CHARLOTTE, NC (WBTV) - Temperatures are going to be frigid this weekend and it’s important to keep our pets protected.
Keep pets sheltered
Even if your cat primarily stays outdoors, you should bring them inside, the Humane Society says. Dogs too.
If your dog is outside for any reason, the Humane Society says to protect them with a dry shelter that is large enough to allow them to move but small enough to hold in body heat. The floor should be raised a few inches from the ground and covered with cedar shavings or straw. The doorway should be covered with waterproof burlap or heavy plastic.
It’s important to check your pet’s water and make sure it’s not frozen.
"Use plastic food and water bowls; when the temperature is low, your pet's tongue can stick and freeze to metal," the Humane Society says.
So how cold is too cold for your pup? A number of factors must be considered. Does your dog have a short hair or long hair? Is your dog big or small? Age can also play a factor, as its harder for older dogs to regulate their body temperature.
Other factors to take into account include wind chill, dampness, cloud cover and activity.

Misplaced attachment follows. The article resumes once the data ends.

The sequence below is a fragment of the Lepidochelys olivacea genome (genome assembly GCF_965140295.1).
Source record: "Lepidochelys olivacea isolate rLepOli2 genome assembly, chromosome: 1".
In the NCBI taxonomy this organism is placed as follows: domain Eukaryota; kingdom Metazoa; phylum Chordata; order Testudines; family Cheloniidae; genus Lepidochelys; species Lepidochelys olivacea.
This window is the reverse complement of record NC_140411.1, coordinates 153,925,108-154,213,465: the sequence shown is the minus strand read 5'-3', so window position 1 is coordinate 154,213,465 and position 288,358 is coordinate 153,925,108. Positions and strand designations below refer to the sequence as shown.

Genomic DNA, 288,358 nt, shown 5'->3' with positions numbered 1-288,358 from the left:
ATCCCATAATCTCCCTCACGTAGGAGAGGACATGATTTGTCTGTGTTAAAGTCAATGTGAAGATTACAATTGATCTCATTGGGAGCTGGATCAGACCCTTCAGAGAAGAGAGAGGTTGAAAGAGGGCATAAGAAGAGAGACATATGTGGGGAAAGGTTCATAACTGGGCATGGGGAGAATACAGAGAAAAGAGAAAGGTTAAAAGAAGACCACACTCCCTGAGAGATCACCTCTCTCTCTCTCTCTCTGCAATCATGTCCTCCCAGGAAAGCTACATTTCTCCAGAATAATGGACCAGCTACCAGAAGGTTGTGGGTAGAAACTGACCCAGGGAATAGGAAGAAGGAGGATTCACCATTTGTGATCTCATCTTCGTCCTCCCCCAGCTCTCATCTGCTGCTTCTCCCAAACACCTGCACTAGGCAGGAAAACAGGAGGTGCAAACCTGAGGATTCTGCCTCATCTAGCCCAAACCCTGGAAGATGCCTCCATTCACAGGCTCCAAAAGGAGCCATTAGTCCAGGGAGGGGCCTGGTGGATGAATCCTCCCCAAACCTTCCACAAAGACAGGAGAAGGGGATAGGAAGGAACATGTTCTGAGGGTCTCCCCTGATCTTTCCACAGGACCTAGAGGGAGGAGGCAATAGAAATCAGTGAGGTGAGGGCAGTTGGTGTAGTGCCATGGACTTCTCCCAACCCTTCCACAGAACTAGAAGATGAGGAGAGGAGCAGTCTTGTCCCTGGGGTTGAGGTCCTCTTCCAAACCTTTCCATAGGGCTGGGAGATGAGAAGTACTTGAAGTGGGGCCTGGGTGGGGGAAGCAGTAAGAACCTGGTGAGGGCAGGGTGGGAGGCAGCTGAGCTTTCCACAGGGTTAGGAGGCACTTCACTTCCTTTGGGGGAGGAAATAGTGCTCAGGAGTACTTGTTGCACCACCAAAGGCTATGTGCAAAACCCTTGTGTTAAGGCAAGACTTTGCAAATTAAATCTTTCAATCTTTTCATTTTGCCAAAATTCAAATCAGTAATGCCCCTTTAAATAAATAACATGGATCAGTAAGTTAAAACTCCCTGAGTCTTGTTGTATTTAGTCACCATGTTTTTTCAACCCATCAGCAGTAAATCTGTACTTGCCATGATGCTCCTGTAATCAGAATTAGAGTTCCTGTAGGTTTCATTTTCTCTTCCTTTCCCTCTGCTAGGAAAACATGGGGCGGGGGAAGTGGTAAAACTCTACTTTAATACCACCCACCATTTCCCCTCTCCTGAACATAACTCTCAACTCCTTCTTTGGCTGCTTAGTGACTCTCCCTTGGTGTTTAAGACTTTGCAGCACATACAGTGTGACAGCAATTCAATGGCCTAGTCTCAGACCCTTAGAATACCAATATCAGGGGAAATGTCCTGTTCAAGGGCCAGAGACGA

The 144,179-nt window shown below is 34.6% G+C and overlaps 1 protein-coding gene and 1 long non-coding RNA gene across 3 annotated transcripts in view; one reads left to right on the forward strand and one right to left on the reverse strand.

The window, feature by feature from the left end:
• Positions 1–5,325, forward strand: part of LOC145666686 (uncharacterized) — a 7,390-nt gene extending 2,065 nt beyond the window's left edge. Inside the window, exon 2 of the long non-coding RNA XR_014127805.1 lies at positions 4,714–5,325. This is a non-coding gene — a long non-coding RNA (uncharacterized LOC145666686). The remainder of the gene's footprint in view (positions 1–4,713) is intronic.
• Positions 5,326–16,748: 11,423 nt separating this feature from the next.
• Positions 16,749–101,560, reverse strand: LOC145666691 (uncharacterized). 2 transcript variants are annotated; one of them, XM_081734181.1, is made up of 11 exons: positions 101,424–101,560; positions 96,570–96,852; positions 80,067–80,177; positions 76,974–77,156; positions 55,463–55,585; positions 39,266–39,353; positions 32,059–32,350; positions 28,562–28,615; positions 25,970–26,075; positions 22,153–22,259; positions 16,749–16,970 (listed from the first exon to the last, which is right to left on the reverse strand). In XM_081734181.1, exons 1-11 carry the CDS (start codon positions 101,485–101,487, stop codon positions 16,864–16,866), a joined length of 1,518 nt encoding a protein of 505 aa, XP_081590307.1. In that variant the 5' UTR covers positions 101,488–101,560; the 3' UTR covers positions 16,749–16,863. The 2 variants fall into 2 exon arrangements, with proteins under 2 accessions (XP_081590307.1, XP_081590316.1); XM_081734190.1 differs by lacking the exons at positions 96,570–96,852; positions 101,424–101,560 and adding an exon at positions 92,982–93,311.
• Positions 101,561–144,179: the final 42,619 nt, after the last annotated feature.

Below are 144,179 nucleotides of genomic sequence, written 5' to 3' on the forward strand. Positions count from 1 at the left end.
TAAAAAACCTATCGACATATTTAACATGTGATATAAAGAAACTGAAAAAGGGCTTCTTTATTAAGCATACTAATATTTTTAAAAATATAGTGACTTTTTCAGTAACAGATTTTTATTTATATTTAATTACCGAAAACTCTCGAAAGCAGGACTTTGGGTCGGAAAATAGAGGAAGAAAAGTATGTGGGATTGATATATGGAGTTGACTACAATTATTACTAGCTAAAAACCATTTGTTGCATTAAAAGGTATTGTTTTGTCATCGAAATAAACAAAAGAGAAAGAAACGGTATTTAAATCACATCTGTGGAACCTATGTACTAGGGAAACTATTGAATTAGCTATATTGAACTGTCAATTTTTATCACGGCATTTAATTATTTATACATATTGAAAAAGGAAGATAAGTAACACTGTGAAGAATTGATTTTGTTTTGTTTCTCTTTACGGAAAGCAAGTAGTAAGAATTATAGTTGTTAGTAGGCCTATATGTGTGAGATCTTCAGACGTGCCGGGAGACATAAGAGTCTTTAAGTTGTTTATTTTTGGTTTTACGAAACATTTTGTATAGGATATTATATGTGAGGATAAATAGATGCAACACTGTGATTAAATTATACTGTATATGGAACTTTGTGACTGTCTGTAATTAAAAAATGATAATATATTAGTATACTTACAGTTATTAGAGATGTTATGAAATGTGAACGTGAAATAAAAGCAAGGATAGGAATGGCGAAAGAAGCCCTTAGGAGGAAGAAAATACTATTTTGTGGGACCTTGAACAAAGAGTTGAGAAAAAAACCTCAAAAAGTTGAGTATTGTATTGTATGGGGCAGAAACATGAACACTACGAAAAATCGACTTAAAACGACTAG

According to PetMD, cold-associated health problems like hypothermia and frostbite can set in when the temperature reaches 20 degrees.
Windchill can threaten a pet's life and exposed skin (noses, paw pads) is at risk for frostbite during extremely cold weather.
Consider a sweater or jacket for your pet, even for short walks.
Chemicals used to melt snow can irritate your pet’s paw pads, so the Humane Society recommends wiping paw pads with a damp towel before your pet tries to lick the chemicals off.
"Antifreeze is a deadly poison, but it has a sweet taste that may attract animals and children," the Humane Society says. "Wipe up any antifreeze spills immediately and keep it, like all household chemicals, out of reach."
Coolants and antifreeze made with propylene glycol are less toxic to pets.
If your pet eats any rock salt, you’re advised to call a veterinarian immediately.
Cars can be a hazard to outdoor animals, who might find comfort in the warmth of engines and crawl up under the hood. The Humane Society recommends banging on your car hood to scare away any potential animals before starting your engine.
If you’re concerned about a neglected animal, follow these steps on reporting wintertime neglect.
The Humane Society asks those who see neglect to take note of the exact date, time, location and type of animal involved.